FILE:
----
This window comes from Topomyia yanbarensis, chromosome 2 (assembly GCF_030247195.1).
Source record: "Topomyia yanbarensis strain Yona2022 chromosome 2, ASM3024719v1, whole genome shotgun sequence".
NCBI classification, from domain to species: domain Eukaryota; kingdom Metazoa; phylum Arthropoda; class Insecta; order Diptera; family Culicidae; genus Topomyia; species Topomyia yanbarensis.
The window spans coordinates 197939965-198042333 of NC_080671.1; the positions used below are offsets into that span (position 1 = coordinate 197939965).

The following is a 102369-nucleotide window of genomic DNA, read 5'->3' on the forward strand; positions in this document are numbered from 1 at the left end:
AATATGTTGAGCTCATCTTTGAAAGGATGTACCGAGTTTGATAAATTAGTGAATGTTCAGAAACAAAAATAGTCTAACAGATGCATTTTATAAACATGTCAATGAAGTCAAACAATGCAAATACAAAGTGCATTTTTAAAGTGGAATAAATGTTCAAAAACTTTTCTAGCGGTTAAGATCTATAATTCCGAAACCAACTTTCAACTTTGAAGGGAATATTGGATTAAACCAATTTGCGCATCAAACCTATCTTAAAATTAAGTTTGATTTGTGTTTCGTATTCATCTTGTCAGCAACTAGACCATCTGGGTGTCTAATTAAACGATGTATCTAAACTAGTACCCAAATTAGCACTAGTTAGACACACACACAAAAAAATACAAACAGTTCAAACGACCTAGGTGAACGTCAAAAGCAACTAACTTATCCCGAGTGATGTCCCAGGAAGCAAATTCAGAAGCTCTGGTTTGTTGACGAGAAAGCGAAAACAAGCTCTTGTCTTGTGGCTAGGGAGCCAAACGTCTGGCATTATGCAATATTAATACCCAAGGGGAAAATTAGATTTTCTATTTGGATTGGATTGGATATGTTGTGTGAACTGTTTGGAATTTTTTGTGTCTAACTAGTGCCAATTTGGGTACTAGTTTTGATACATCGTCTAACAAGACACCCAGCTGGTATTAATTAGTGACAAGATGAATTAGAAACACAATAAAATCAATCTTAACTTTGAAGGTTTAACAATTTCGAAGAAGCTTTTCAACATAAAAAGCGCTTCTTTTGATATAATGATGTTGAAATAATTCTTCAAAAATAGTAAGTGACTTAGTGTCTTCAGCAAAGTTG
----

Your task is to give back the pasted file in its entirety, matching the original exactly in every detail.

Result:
This window comes from Topomyia yanbarensis, chromosome 2 (assembly GCF_030247195.1).
Source record: "Topomyia yanbarensis strain Yona2022 chromosome 2, ASM3024719v1, whole genome shotgun sequence".
NCBI classification, from domain to species: domain Eukaryota; kingdom Metazoa; phylum Arthropoda; class Insecta; order Diptera; family Culicidae; genus Topomyia; species Topomyia yanbarensis.
The window spans coordinates 197939965-198042333 of NC_080671.1; the positions used below are offsets into that span (position 1 = coordinate 197939965).

The following is a 102369-nucleotide window of genomic DNA, read 5'->3' on the forward strand; positions in this document are numbered from 1 at the left end:
AATATGTTGAGCTCATCTTTGAAAGGATGTACCGAGTTTGATAAATTAGTGAATGTTCAGAAACAAAAATAGTCTAACAGATGCATTTTATAAACATGTCAATGAAGTCAAACAATGCAAATACAAAGTGCATTTTTAAAGTGGAATAAATGTTCAAAAACTTTTCTAGCGGTTAAGATCTATAATTCCGAAACCAACTTTCAACTTTGAAGGGAATATTGGATTAAACCAATTTGCGCATCAAACCTATCTTAAAATTAAGTTTGATTTGTGTTTCGTATTCATCTTGTCAGCAACTAGACCATCTGGGTGTCTAATTAAACGATGTATCTAAACTAGTACCCAAATTAGCACTAGTTAGACACACACACAAAAAAATACAAACAGTTCAAACGACCTAGGTGAACGTCAAAAGCAACTAACTTATCCCGAGTGATGTCCCAGGAAGCAAATTCAGAAGCTCTGGTTTGTTGACGAGAAAGCGAAAACAAGCTCTTGTCTTGTGGCTAGGGAGCCAAACGTCTGGCATTATGCAATATTAATACCCAAGGGGAAAATTAGATTTTCTATTTGGATTGGATTGGATATGTTGTGTGAACTGTTTGGAATTTTTTGTGTCTAACTAGTGCCAATTTGGGTACTAGTTTTGATACATCGTCTAACAAGACACCCAGCTGGTATTAATTAGTGACAAGATGAATTAGAAACACAATAAAATCAATCTTAACTTTGAAGGTTTAACAATTTCGAAGAAGCTTTTCAACATAAAAAGCGCTTCTTTTGATATAATGATGTTGAAATAATTCTTCAAAAATAGTAAGTGACTTAGTGTCTTCAGCAAAGTTG